And they all got faster. Relative to themselves. All of them learned how to push just a little harder each time. They learned that racing isn’t always comfortable, indeed, it shouldn’t be, but it’s always rewarding. I’m one who believes that if the message isn’t received, it’s irrelevant, and it’s better received if it is fun, so I gave them some practical and fun race advice: Run the first quarter mile hard, then say, “Oh crap, I’ve got to do this six more times!” Then do it again. And again. And they loved it, and they did it.

Two months later, when we closed our season at the annual Central Massachusetts Catholic Championships, we scored three individual medals and our boys bested three of the seven teams, a best-ever finish for the school, at least in the years of my involvement. We scored numerous race pace personal bests. But more importantly, we scored fitness, fun, pride, and joy.

Because the now infamous Northeast October surprise snowstorm was bearing down on us, already pelting us by the time the last race finished, the meet organizers wanted to hand out the medals immediately as runners came through the finish chute to get them home quicker ahead of the weather. I objected, and offered to do the announcing, quickly, for a proper awards ceremony. The shouts of unbridled elation at the calling of each name by the kids from all the schools, not just ours, were alone reward enough for the effort to get our teams to that point. It feels good to contribute to joy.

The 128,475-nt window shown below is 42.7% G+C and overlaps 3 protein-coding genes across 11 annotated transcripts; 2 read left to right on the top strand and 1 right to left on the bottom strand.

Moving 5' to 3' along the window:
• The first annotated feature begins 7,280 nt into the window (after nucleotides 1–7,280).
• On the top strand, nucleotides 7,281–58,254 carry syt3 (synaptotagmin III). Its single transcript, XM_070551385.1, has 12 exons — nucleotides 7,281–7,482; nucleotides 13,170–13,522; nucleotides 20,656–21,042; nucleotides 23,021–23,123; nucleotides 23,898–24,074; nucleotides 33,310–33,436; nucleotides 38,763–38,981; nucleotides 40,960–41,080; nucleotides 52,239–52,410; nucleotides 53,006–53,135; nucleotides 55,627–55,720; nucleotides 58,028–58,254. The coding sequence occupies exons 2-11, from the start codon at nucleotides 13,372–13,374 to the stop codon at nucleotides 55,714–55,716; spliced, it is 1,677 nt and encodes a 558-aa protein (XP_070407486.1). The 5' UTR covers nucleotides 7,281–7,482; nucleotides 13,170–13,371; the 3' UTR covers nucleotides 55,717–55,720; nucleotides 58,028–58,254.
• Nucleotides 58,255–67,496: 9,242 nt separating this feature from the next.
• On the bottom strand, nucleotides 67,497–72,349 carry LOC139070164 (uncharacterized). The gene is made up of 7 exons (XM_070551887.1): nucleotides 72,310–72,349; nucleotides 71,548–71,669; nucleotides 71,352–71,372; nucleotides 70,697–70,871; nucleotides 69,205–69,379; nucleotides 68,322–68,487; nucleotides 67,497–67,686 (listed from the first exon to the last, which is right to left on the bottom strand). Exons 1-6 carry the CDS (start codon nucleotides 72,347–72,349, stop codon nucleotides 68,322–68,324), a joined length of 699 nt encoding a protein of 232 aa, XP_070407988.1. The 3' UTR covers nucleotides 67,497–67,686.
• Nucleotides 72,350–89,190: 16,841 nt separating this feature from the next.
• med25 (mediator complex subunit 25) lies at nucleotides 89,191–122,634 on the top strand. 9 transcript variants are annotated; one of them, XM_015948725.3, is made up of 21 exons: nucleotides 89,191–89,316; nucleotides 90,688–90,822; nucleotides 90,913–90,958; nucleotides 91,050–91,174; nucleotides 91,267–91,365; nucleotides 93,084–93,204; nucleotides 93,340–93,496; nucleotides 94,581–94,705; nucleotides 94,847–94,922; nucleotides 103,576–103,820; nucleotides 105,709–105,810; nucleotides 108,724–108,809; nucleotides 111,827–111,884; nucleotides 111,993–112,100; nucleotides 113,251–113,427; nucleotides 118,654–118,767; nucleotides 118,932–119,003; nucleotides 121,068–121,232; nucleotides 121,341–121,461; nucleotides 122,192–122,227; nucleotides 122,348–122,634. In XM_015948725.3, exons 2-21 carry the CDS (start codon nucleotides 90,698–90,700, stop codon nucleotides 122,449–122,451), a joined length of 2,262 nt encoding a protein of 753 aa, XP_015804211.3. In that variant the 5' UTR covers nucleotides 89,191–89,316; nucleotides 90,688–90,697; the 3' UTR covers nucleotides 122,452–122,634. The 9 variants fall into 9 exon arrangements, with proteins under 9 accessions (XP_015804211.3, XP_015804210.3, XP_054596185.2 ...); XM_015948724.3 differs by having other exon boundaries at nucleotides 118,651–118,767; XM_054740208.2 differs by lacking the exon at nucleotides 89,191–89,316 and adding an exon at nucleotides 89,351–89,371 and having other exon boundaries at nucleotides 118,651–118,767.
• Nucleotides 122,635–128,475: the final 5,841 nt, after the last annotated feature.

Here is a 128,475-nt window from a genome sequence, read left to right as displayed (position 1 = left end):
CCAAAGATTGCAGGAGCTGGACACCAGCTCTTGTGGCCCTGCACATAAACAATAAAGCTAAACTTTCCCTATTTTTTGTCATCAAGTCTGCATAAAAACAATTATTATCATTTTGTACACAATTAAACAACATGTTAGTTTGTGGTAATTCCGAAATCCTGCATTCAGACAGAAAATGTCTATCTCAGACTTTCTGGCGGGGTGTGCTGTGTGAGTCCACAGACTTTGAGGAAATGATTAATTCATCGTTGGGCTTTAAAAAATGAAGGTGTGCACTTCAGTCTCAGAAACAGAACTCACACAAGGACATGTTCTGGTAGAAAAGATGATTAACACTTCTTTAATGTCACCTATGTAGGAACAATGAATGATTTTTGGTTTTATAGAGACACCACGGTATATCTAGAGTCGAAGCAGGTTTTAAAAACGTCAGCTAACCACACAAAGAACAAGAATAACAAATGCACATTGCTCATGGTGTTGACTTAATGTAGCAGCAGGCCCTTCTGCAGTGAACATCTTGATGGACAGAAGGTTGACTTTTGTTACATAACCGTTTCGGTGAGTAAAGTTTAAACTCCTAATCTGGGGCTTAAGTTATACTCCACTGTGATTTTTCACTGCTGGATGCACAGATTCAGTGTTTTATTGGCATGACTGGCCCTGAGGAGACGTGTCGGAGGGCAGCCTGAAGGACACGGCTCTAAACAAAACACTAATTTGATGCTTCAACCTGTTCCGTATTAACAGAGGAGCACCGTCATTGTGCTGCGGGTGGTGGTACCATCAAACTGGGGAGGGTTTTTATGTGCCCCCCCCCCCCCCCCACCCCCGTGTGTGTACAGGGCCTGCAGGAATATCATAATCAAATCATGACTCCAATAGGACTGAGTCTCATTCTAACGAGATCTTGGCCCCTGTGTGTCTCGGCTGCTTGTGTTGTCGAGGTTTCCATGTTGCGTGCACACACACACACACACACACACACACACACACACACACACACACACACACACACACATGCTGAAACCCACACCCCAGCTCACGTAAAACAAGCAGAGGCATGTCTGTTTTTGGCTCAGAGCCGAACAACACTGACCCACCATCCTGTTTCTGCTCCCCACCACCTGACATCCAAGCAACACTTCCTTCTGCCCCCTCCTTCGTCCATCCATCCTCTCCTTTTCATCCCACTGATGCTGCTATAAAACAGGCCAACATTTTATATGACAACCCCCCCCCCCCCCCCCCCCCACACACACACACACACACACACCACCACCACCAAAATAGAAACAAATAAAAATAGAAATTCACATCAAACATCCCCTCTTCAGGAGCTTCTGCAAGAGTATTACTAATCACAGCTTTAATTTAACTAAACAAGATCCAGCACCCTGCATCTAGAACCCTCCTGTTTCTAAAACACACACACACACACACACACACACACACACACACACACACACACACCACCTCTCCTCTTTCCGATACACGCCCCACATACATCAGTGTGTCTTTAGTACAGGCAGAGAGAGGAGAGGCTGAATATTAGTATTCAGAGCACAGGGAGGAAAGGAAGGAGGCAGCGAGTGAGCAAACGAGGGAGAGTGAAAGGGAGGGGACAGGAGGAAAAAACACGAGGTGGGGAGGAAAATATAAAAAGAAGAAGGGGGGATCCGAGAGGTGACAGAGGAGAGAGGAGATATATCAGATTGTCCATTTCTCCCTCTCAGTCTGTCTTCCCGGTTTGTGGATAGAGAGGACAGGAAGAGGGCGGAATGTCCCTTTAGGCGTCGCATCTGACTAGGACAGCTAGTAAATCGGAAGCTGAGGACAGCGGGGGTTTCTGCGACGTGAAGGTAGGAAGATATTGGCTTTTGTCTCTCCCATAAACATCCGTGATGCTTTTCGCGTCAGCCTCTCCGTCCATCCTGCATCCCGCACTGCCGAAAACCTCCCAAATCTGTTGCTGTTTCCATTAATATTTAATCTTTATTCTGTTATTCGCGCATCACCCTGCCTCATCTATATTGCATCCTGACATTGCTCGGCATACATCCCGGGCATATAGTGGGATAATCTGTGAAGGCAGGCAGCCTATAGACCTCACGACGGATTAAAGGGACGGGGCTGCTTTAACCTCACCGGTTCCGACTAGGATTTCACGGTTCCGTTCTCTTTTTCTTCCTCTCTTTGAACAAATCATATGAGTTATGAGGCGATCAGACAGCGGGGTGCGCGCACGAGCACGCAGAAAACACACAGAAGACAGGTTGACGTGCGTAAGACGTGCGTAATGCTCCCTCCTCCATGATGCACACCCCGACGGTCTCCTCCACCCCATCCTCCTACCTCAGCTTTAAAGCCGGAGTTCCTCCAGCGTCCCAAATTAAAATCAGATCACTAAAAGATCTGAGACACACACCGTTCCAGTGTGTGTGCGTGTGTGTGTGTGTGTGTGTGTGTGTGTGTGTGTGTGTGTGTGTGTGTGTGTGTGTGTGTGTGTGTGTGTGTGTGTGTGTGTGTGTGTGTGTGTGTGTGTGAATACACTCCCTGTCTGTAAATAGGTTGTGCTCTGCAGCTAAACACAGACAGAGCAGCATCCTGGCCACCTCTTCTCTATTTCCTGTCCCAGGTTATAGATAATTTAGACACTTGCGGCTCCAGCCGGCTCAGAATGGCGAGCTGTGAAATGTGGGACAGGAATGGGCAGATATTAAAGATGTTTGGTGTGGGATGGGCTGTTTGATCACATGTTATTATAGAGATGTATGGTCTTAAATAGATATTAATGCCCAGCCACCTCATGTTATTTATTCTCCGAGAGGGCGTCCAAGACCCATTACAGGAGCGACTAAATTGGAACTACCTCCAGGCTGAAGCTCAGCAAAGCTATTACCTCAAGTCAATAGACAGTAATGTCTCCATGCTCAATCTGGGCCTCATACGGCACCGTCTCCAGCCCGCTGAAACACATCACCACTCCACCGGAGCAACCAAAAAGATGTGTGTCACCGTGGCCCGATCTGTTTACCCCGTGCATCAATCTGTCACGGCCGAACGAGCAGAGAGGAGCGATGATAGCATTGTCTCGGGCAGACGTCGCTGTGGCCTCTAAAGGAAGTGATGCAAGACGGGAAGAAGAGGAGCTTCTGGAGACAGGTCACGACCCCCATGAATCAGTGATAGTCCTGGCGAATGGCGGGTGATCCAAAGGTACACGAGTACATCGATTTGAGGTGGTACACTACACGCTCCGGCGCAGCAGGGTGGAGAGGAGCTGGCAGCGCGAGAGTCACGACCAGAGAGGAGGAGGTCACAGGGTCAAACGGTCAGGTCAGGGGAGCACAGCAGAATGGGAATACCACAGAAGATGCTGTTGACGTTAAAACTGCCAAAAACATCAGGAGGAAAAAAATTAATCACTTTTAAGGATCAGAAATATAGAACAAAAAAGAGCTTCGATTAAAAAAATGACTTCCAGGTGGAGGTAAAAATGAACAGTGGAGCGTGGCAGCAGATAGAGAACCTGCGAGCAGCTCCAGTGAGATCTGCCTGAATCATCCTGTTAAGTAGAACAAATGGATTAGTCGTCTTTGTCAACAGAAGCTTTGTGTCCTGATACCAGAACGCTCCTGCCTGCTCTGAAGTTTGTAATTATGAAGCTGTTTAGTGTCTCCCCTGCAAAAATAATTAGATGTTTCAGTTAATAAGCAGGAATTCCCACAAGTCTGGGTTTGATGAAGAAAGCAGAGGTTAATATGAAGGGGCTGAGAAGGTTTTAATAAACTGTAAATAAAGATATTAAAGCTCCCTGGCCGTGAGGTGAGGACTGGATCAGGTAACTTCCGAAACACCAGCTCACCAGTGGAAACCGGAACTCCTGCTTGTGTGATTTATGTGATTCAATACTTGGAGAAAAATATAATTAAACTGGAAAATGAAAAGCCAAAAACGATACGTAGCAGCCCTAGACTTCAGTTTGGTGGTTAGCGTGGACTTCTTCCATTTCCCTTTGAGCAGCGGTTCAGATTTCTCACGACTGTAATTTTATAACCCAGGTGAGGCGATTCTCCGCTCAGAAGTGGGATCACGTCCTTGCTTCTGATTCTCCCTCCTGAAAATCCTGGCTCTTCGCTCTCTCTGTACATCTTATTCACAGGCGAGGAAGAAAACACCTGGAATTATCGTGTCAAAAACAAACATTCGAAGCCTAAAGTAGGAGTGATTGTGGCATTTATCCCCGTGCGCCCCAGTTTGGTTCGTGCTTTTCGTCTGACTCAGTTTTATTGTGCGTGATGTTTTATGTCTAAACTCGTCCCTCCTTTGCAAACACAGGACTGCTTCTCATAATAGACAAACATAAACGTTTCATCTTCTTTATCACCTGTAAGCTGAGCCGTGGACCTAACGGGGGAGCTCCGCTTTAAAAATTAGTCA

They said thank you to me in a way I didn’t expect and that knocked me flat, by presenting to me a plaque that wasn’t just beautiful, but that let me know they’d actually listened to my coaching mantras. Remember, hills are our friends, dig deep, and leave nothing in the tank. How many times I’d said that, shouted that, screamed that. They told me that they’d heard, and that it mattered. They allowed me the opportunity to leave a stamp on them, and for that I am honored and forever grateful.

How do you say goodbye to that?